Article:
Strain Induced Martensitic Transformation at Low Temperatures

  • Błażej T. Skoczeń


As already mentioned in the previous chapters, the Fe-Cr-Ni stainless steels are commonly used to manufacture components of superconducting magnets and cryogenic transfer lines since they retain their ductility at low temperatures and are paramagnetic. The nitrogen strengthened stainless steels of series 300 belong to the group of metastable austenitic alloys. Under certain conditions the steels undergo martensitic transformation at cryogenic temperatures that lead to a considerable evolution of material properties and to a ferromagnetic behaviour. The martensitic transformations are induced mainly by plastic strain fields and amplified by high magnetic fields. Spontaneous transformations due to the cooling process — identified with respect to some alloys — are not observed in the most often used grades 304L, 304LN, 316L, 316LN. The stainless steels of series 300 show at room temperature a classical γ-phase of face centred cubic austenite (FCC). This phase may transform either to α′ phase of body centred tetragonal ferrite (BCT) or to a hexagonal ε phase. The most often occurring γα′ transformation leads to formation of martensite sites dispersed in the surrounding austenite matrix. In the course of the strain induced transformation the martensite platelets modify the FCC lattice leading to local distortions. The amount of the martensite depends on the chemical composition, temperature, stress state, plastic strains and exposure to magnetic field. It is well known that the solutes like Ni, Mn and N considerably stabilise the γ-phase. For instance the strain induced martensitic content in the grades 304LN, 316LN at low temperatures is much lower than in the grades 304L, 316L for the same level of plastic strain (Morris et al. 1992).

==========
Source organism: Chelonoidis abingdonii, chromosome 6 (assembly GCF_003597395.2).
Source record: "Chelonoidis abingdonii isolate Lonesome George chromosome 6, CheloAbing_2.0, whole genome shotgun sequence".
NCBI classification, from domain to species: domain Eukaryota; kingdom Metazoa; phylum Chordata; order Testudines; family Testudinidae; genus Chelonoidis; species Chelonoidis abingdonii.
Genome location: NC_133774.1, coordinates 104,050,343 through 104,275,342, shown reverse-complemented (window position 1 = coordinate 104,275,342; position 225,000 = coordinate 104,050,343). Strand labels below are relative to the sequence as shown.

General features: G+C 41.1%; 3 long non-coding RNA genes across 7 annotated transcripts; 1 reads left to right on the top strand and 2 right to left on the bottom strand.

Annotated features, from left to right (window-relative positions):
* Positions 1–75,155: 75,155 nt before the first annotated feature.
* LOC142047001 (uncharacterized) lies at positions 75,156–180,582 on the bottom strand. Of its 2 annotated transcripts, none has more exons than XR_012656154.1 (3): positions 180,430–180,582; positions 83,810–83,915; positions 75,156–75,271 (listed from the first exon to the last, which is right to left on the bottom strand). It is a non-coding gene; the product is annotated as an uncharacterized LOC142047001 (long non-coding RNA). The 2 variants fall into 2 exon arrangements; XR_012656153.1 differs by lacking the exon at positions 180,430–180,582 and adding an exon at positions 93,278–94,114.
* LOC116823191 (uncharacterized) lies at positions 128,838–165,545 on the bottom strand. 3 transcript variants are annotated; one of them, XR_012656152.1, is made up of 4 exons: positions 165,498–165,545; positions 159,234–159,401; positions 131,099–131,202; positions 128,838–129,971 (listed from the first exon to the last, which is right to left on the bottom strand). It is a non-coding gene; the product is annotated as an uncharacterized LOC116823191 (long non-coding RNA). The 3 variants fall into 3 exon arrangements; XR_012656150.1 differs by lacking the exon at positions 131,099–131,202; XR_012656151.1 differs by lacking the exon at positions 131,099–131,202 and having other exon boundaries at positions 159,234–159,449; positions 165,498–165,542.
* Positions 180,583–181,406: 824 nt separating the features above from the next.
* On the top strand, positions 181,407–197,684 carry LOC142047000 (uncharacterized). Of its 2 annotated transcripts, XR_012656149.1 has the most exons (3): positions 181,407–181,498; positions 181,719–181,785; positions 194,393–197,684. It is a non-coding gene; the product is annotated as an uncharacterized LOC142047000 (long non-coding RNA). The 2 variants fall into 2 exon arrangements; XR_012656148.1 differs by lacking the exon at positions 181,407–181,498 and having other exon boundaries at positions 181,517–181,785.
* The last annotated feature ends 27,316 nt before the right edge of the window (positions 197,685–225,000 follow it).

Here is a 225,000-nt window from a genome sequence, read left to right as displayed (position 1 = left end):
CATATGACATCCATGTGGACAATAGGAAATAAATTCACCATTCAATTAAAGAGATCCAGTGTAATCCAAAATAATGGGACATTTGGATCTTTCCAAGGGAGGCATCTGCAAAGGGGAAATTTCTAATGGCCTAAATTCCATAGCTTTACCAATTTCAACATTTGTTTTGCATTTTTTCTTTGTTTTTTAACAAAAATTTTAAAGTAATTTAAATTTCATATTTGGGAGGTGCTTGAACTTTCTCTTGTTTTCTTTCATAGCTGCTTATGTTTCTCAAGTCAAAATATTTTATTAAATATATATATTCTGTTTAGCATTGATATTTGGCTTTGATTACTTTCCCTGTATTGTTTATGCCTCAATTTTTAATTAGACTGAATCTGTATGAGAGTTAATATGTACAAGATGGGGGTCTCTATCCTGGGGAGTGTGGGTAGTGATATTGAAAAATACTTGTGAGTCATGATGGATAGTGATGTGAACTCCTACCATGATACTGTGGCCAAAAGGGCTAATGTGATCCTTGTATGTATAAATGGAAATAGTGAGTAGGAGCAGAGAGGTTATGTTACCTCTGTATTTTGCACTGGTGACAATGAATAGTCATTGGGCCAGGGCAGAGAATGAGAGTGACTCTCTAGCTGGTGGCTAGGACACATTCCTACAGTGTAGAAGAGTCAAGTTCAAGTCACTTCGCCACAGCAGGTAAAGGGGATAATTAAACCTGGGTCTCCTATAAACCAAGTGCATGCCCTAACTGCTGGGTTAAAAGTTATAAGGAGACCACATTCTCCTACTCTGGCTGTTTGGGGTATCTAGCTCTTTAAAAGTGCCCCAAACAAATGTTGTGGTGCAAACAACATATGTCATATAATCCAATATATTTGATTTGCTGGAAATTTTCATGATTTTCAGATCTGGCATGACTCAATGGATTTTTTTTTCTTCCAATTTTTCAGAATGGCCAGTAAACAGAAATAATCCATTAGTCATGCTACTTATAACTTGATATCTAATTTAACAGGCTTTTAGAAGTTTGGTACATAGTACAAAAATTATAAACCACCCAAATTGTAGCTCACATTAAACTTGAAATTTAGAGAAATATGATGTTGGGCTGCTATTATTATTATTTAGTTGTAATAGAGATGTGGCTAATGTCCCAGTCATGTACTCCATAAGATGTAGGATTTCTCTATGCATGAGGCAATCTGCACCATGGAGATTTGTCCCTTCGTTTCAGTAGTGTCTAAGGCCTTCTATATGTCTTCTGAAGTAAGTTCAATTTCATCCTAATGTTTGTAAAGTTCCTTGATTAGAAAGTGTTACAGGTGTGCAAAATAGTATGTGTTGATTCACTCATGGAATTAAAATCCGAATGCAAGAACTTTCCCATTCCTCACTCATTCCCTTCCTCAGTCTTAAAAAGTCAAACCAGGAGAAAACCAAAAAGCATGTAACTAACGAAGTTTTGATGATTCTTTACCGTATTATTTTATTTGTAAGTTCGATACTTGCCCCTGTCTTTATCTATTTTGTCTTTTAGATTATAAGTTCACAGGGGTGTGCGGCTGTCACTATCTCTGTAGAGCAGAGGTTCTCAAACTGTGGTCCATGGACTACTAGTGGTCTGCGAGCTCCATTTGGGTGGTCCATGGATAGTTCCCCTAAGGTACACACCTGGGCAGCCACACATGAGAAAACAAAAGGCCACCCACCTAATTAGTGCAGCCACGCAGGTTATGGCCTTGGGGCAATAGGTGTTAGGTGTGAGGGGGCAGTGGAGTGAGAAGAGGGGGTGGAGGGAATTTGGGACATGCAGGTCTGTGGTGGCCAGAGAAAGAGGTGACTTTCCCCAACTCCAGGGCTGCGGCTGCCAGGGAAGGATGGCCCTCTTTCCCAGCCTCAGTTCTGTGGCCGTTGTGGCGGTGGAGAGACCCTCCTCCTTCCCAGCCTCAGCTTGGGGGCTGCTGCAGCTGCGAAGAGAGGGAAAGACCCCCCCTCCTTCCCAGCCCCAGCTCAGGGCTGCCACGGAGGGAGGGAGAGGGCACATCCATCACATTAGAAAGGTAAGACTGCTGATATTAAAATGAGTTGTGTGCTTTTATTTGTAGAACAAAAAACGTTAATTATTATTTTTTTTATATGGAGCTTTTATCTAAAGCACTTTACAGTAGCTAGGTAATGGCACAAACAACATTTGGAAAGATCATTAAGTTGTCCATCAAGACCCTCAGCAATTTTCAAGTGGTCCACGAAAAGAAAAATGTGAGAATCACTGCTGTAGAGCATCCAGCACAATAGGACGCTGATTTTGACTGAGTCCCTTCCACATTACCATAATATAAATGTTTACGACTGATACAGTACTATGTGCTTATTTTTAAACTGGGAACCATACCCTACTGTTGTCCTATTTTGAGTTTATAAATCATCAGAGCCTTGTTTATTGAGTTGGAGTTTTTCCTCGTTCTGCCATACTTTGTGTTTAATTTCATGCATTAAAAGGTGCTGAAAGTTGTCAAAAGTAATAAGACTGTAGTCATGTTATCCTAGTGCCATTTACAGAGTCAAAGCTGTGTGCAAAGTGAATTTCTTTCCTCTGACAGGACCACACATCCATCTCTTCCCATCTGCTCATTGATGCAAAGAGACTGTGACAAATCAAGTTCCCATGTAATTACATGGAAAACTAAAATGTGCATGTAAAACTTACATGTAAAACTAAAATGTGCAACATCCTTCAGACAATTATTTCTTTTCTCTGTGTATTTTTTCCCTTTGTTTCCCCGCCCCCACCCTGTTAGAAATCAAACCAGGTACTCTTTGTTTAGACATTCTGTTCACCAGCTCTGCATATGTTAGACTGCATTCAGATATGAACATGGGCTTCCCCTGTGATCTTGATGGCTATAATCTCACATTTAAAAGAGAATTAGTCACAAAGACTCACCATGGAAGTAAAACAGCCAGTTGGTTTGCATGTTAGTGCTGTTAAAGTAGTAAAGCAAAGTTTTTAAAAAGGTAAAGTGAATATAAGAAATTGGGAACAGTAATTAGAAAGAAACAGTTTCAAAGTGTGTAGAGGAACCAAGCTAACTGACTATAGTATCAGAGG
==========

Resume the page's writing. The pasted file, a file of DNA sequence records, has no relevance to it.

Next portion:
Plastic Strain Martensitic Transformation Damage Evolution 316L Stainless Steel Cryogenic Temperature 
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Copyright information

© Springer-Verlag Berlin Heidelberg 2004

Authors and Affiliations

  • Błażej T. Skoczeń
    • 1
    • 2
  1. 1.Department of Accelerator TechnologiesCERN, European Organization for Nuclear ResearchGeneva 23Switzerland
  2. 2.Institute of Applied MechanicsCracow University of TechnologyKrakówPoland

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